One of my favorite authors – Michael Hyatt. Here is a post from his blog –
WHAT DO YOU WISH YOU KNEW THEN THAT YOU KNOW NOW?
There’s an old proverb that’s states, “Like a dog that returns to his vomit is a fool who repeats his folly” (Proverbs 26:11). But what if we could better prepare ourselves to stay away from folly all together, yet alone repeat it?
As I turned the corner from my 20s and entered into my 30s I realized how much I thought I knew, when in reality I knew nothing. I began to find myself as the fool repeating his folly in so many leadership decisions I was making.
It was a humbling realization to say the least, but I would not be defeated.
Rather than accept the fact that folly was inevitable, I spent the past twelve months polling fifteen respectable men I admire—men that have lived lives of integrity, men who are faithful husbands, and have been deemed successful in their chosen vocation.
The list of men I asked included presidents of nationally-known ministries and corporations, authors of best-selling books, CEOs, CFOs, a Division 1 basketball coach, and even a man listed on the Forbes 400.
Many of these conversations were face-to-face, while a few were correspondence via e-mail. Listing their names is not nearly as important as listing their responses.
The question I asked these fifteen men was this, “What are three things you know now that you wish you knew when you were thirty?”
I was hoping that these men would share the folly they had experienced as leaders and in life, so that I might not repeat their mistakes.
The forty-five responses I received from these men were packed with wisdom, humility, and truth that struck me to the core. I printed them out, laminated them, and placed in my office where they serve as a daily reminder and encouragement to lead well in all areas of my life.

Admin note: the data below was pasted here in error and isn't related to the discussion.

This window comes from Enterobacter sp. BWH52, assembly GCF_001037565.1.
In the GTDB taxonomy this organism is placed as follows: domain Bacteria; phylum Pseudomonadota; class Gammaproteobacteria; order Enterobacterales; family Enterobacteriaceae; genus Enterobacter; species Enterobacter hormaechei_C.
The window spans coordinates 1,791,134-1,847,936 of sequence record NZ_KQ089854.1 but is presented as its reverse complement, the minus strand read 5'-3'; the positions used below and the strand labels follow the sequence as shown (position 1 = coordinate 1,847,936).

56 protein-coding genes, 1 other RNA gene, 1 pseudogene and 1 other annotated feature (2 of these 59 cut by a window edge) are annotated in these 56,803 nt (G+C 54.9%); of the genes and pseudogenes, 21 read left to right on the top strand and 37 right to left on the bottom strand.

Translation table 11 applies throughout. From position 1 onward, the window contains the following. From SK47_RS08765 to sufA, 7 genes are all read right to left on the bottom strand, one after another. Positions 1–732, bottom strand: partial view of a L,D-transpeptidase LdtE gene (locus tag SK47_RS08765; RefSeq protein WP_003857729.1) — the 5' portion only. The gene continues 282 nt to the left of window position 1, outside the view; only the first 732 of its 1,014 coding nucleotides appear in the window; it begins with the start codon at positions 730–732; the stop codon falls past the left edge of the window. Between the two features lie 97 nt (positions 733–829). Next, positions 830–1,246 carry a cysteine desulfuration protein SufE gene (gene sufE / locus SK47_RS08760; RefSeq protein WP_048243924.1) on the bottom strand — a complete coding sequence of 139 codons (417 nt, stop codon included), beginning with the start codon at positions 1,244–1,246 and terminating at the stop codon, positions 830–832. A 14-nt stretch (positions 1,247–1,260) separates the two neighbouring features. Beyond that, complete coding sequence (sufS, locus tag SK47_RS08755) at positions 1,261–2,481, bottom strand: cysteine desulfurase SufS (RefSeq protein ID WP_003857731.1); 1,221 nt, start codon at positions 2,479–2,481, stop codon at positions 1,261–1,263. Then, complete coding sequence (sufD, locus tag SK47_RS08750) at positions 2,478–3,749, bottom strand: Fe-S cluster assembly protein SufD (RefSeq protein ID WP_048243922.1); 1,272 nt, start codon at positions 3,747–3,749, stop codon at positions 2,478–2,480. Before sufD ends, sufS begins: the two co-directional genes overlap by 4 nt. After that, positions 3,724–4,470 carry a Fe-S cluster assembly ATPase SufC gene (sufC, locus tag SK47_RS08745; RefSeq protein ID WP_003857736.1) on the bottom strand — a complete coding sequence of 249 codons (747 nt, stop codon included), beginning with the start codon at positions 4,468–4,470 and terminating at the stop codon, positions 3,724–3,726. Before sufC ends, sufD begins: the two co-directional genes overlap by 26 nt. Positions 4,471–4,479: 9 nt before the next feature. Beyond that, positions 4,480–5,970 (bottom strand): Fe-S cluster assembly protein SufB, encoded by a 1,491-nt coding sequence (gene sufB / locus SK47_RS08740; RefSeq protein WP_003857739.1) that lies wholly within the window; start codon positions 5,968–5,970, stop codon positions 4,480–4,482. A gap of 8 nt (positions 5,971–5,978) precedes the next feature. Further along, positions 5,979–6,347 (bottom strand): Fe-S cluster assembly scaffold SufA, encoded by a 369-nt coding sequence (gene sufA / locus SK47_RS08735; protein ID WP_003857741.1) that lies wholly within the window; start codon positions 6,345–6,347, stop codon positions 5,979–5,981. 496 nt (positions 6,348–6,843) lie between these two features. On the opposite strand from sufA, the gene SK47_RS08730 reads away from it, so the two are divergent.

Learning from the mistakes of others will help me avoid my own mistakes and, therefore, be less likely to be “a fool who repeats his folly.” I took the list of forty-five responses and reduced it down to the top fifteen. Some of the men had similar answers, so I took one answer from each leader, so that the list was not repetitive.
- The most important person you can lead is yourself.
- Nothing is more valuable than relationships.
- Maximize the moments with your children.
- Listen—you will never find the pulse of your family or organization if you don’t learn to listen.
- Worrying is temporary atheism. Rid yourself of worry.
- Become a better steward of your financial resources through investments and wise decision-making. The older you get the more you’ll want to give away, being able to do so begins with the financial decisions you make today.
- Balance—the words “No” and “Not now” are empowering when accompanied with wisdom.
- Spend time reading and receiving the Truth every morning, because the world will only lie to you the rest of the day.
- Saying “I’m sorry,” when spoken from a genuine heart, has great healing power.
- Character should always trump talent.
- Retreat and Rest—if ships don’t come back to the harbor, they’ll eventually sink.
- Don’t stop learning—you’re not as smart as you think.
- Learn to value patience. You’re likely to learn more while you wait.
- Time management—without it time will control you.
- Develop authentic and deep relationships with men who will sharpen you and see through you.
I hope that for any of us that aspire to be great leaders, we can look at this list that was compiled by men in their 50s, 60s, 70s, and even 80s, and learn from their lives well-lived. May we heed their wisdom as to prevent folly in our endeavors to become better spouses, parents, and leaders.